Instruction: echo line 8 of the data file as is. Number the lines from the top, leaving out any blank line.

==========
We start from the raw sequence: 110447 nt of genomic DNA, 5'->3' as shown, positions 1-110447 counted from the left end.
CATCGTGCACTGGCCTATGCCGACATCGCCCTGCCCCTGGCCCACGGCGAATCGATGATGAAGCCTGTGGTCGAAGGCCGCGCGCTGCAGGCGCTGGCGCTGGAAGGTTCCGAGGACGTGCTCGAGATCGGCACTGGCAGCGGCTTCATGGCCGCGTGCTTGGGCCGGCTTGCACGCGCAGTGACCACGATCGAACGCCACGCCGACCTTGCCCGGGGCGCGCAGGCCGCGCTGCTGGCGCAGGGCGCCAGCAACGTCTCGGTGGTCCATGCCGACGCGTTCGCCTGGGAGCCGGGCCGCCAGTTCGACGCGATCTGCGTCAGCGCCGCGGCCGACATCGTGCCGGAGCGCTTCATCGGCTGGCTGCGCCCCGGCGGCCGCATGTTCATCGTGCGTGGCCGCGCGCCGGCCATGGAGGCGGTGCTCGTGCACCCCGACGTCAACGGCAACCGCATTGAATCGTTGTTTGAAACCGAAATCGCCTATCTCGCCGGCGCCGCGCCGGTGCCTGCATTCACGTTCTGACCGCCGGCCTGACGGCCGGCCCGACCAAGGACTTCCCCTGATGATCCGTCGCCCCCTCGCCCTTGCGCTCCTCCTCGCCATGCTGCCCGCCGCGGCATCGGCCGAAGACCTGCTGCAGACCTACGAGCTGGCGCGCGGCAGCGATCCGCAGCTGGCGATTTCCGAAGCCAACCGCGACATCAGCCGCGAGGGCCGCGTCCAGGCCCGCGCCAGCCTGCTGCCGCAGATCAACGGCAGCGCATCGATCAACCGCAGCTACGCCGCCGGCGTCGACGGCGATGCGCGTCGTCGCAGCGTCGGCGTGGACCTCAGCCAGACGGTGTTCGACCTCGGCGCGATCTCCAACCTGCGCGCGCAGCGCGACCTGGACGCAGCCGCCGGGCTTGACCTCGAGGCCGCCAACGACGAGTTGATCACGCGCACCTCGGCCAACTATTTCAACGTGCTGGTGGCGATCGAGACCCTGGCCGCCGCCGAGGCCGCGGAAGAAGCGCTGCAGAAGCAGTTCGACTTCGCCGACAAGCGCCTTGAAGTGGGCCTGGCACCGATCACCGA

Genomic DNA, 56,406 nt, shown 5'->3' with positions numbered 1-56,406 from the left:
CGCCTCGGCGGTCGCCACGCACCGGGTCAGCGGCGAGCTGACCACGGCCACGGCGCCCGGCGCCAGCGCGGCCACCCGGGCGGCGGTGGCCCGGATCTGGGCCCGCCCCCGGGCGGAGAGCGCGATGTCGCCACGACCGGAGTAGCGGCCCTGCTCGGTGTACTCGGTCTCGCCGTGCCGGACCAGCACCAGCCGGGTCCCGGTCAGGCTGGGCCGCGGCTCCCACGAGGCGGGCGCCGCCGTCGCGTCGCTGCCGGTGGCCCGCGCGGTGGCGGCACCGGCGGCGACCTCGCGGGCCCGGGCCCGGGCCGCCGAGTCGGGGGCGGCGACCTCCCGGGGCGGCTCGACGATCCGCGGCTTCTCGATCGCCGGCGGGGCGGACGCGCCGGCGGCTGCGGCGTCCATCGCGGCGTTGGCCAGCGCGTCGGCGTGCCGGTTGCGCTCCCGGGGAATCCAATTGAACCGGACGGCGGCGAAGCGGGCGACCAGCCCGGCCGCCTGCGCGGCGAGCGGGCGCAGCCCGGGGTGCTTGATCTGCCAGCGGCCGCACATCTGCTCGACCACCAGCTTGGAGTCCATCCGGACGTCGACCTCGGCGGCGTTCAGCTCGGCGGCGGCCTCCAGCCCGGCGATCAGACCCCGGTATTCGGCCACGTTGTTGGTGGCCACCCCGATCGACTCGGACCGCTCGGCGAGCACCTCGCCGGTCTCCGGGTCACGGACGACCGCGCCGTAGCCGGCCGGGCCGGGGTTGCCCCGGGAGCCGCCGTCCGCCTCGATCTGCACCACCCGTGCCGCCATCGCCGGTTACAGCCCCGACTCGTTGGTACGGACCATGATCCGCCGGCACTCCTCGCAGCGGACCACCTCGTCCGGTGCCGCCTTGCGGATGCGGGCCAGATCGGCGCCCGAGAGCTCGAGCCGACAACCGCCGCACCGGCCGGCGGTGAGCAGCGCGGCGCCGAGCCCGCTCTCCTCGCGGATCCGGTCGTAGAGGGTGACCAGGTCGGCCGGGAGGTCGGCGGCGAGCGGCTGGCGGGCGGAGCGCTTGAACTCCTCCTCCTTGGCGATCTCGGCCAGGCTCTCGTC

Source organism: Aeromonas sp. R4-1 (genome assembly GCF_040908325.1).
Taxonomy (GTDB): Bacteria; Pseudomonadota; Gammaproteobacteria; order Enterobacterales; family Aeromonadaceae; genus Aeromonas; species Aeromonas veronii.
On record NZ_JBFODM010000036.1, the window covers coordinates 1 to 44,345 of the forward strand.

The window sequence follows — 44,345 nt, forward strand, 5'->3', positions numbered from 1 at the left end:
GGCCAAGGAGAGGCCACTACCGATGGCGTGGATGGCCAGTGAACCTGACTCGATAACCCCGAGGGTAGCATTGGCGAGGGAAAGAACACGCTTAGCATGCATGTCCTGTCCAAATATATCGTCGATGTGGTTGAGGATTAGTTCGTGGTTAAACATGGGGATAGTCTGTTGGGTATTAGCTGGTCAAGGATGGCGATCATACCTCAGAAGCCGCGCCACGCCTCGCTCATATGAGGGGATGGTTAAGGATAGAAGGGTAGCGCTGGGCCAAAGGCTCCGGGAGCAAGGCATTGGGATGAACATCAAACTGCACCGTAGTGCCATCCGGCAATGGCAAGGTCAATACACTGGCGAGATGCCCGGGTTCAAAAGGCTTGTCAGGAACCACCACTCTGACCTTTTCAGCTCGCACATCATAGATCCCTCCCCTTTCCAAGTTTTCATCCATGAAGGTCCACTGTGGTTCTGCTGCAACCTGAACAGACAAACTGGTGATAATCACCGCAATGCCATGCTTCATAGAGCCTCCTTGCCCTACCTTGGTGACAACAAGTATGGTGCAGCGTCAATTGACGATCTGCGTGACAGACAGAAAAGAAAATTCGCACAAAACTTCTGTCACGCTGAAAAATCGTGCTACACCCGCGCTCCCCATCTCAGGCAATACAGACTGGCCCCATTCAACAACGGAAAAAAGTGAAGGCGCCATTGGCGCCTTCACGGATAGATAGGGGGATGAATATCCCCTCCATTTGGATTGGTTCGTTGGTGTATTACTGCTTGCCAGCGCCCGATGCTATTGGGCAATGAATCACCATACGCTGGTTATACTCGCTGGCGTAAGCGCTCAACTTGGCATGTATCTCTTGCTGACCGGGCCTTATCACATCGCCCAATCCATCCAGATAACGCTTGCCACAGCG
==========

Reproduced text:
The window sequence follows — 44,345 nt, forward strand, 5'->3', positions numbered from 1 at the left end: